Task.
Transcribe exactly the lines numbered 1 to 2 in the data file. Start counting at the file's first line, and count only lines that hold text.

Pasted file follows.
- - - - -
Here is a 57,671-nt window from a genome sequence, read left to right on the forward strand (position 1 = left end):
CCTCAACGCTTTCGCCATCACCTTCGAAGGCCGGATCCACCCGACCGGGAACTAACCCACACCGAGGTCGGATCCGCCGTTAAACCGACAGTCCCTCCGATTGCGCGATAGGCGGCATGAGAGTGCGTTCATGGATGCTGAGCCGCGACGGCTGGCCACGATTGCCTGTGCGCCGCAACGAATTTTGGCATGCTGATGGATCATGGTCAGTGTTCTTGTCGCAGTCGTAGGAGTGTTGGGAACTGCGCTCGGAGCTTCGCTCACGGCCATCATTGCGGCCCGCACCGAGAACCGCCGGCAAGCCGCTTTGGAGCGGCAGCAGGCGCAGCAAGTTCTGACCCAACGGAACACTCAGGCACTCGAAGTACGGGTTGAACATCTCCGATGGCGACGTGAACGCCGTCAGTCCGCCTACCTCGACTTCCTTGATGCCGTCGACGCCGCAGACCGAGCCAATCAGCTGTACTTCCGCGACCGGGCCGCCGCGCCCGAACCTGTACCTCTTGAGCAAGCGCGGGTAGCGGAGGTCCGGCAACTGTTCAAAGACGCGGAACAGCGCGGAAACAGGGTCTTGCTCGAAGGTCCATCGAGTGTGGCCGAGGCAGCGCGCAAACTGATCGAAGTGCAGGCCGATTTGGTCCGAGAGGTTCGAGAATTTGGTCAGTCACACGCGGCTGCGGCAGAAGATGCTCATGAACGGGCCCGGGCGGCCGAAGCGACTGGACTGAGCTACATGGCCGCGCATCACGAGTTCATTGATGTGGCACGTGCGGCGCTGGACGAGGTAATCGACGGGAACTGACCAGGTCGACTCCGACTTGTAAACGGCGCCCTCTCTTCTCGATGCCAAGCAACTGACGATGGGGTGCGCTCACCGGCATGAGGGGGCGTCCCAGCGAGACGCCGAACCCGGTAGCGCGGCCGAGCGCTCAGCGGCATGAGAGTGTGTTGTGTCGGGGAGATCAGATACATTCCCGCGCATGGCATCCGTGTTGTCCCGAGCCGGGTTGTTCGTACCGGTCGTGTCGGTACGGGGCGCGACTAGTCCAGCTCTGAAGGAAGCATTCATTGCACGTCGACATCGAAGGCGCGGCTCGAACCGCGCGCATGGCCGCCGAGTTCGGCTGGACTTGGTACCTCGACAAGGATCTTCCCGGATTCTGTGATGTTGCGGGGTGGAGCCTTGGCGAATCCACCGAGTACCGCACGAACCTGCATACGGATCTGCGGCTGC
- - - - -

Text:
Here is a 57,671-nt window from a genome sequence, read left to right on the forward strand (position 1 = left end):
CCTCAACGCTTTCGCCATCACCTTCGAAGGCCGGATCCACCCGACCGGGAACTAACCCACACCGAGGTCGGATCCGCCGTTAAACCGACAGTCCCTCCGATTGCGCGATAGGCGGCATGAGAGTGCGTTCATGGATGCTGAGCCGCGACGGCTGGCCACGATTGCCTGTGCGCCGCAACGAATTTTGGCATGCTGATGGATCATGGTCAGTGTTCTTGTCGCAGTCGTAGGAGTGTTGGGAACTGCGCTCGGAGCTTCGCTCACGGCCATCATTGCGGCCCGCACCGAGAACCGCCGGCAAGCCGCTTTGGAGCGGCAGCAGGCGCAGCAAGTTCTGACCCAACGGAACACTCAGGCACTCGAAGTACGGGTTGAACATCTCCGATGGCGACGTGAACGCCGTCAGTCCGCCTACCTCGACTTCCTTGATGCCGTCGACGCCGCAGACCGAGCCAATCAGCTGTACTTCCGCGACCGGGCCGCCGCGCCCGAACCTGTACCTCTTGAGCAAGCGCGGGTAGCGGAGGTCCGGCAACTGTTCAAAGACGCGGAACAGCGCGGAAACAGGGTCTTGCTCGAAGGTCCATCGAGTGTGGCCGAGGCAGCGCGCAAACTGATCGAAGTGCAGGCCGATTTGGTCCGAGAGGTTCGAGAATTTGGTCAGTCACACGCGGCTGCGGCAGAAGATGCTCATGAACGGGCCCGGGCGGCCGAAGCGACTGGACTGAGCTACATGGCCGCGCATCACGAGTTCATTGATGTGGCACGTGCGGCGCTGGACGAGGTAATCGACGGGAACTGACCAGGTCGACTCCGACTTGTAAACGGCGCCCTCTCTTCTCGATGCCAAGCAACTGACGATGGGGTGCGCTCACCGGCATGAGGGGGCGTCCCAGCGAGACGCCGAACCCGGTAGCGCGGCCGAGCGCTCAGCGGCATGAGAGTGTGTTGTGTCGGGGAGATCAGATACATTCCCGCGCATGGCATCCGTGTTGTCCCGAGCCGGGTTGTTCGTACCGGTCGTGTCGGTACGGGGCGCGACTAGTCCAGCTCTGAAGGAAGCATTCATTGCACGTCGACATCGAAGGCGCGGCTCGAACCGCGCGCATGGCCGCCGAGTTCGGCTGGACTTGGTACCTCGACAAGGATCTTCCCGGATTCTGTGATGTTGCGGGGTGGAGCCTTGGCGAATCCACCGAGTACCGCACGAACCTGCATACGGATCTGCGGCTGC